The Real Deal New York

Midtown East’s glass towers are energy guzzlers

March 25, 2013 09:00AM

Advocates of the city’s proposal to rezone a large swath of Midtown East can add green efficiency to their list of promised benefits, as a new study shows that a bulk of the current towers in the area are woefully energy-inefficient, Crain’s reported.

It would be more environmentally-friendly to bulldoze the buildings and start over rather than let them stand, the report, prepared by Terrapin Bright Green and sponsored by bodies including New York State Energy Research and Development Authority and the Real Estate Board of New York, stated. This would be true even if the new buildings were “upzoned,” or built larger than the existing ones, the report added. 

The Midtown East plan would incentivize qualifying developers to tear down old buildings in the business district and construct modern skyscrapers by allowing them to build higher, as The Real Deal and others have reported. A building that is torn down can be rebuilt with 44 percent more square footage and still use 5 percent less energy, the report said. The energy needed to tear down and rebuild a tower could be offset by energy savings from the new structure in between 15 and 28 years.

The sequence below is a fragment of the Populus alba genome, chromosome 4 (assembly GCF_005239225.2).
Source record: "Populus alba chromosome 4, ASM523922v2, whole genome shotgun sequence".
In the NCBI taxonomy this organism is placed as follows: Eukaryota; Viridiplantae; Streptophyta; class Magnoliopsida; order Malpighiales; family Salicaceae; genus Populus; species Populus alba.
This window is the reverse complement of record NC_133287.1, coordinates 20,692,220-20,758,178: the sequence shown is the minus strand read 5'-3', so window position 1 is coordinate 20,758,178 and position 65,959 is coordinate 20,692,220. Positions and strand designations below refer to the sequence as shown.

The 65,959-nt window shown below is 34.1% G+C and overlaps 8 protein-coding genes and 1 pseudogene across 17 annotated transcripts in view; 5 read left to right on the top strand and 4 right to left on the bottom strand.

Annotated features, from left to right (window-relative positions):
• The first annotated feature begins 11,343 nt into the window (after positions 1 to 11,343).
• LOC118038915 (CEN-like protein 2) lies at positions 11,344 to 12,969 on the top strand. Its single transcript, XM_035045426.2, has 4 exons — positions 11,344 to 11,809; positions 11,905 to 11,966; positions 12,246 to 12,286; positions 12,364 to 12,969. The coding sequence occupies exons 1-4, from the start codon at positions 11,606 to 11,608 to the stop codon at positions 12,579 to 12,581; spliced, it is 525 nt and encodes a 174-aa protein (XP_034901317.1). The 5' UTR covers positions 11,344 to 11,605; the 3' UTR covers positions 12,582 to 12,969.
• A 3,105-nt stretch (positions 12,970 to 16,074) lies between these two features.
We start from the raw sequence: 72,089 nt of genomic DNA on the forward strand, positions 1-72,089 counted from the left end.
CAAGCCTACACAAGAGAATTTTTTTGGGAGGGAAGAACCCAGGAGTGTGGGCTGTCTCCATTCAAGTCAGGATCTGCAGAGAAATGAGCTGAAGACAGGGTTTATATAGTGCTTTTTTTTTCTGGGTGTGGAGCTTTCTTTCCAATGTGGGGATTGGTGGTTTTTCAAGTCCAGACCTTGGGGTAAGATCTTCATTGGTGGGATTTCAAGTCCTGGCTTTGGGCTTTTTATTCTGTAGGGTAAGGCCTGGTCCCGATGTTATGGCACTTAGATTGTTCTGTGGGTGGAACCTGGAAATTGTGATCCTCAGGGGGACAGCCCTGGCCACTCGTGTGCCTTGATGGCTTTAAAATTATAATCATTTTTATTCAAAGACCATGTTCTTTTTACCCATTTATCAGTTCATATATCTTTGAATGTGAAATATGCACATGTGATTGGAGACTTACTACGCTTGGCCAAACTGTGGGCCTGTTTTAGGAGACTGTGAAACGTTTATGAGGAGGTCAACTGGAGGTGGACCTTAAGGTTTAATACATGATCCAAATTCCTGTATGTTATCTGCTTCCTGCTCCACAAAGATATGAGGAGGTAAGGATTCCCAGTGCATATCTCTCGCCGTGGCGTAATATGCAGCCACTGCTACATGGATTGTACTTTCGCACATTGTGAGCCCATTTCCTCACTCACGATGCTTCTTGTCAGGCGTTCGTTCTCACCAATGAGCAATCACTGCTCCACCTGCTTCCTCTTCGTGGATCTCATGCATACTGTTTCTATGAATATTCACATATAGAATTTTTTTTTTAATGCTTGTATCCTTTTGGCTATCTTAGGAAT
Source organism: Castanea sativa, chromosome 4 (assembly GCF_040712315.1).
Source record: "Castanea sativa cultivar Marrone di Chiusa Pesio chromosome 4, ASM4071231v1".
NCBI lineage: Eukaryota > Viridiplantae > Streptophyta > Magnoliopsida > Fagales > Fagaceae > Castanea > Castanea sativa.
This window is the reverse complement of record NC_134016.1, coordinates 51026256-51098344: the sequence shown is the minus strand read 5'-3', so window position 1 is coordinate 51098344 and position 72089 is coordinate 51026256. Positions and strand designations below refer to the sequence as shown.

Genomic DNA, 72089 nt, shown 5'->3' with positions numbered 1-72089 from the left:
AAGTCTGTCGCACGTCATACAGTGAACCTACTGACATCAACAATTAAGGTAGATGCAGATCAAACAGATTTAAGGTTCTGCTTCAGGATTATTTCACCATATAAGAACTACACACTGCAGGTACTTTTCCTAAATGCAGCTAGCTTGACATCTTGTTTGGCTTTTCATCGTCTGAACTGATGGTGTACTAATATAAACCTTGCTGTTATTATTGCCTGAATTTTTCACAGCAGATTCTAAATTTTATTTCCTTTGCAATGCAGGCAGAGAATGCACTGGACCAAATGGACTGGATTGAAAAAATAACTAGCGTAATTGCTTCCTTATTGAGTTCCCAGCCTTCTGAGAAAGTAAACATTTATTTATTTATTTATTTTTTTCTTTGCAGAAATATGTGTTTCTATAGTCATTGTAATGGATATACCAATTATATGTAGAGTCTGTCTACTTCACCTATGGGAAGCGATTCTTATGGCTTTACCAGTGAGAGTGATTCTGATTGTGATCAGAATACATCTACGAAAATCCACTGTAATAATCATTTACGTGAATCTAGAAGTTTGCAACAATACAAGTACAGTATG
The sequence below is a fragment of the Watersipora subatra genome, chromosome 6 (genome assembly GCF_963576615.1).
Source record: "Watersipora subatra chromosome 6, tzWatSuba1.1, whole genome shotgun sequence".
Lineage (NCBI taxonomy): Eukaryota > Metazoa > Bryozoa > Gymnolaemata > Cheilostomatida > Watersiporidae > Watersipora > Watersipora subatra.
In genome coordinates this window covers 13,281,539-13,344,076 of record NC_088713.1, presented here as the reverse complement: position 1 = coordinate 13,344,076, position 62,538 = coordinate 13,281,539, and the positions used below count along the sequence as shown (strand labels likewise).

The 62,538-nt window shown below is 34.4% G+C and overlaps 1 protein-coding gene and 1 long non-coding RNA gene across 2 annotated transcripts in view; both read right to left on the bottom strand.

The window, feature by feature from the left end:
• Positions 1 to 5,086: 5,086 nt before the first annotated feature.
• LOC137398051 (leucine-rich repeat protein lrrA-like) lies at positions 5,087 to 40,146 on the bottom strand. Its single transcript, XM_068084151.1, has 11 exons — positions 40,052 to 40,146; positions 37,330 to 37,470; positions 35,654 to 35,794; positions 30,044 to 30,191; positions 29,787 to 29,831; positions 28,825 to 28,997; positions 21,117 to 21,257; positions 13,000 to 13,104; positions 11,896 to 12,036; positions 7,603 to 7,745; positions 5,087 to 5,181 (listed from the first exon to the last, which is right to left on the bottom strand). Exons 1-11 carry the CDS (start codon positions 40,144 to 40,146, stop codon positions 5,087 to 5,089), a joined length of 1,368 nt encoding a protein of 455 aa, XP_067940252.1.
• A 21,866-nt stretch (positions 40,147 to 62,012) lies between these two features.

Preservationists have long believed that demolition expends more energy than preserving an existing structure, a claim that the new research directly challenges.

“The tragedy of these [midcentury modern] buildings is that they can’t be adapted,” Bill Browning, a co-founder of Terrapin Bright Green, told Crain’s.

Preservationists maintain that midcentury glass towers are essential to the area’s visual makeup. “These buildings were incredibly interesting developments, built for the expectations of 1950s corporate America,” Simeon Bankoff, executive director of the Historic Districts Council, told Crain’s. “They should be seriously considered for preservation.” [Crain’s]  –Hiten Samtani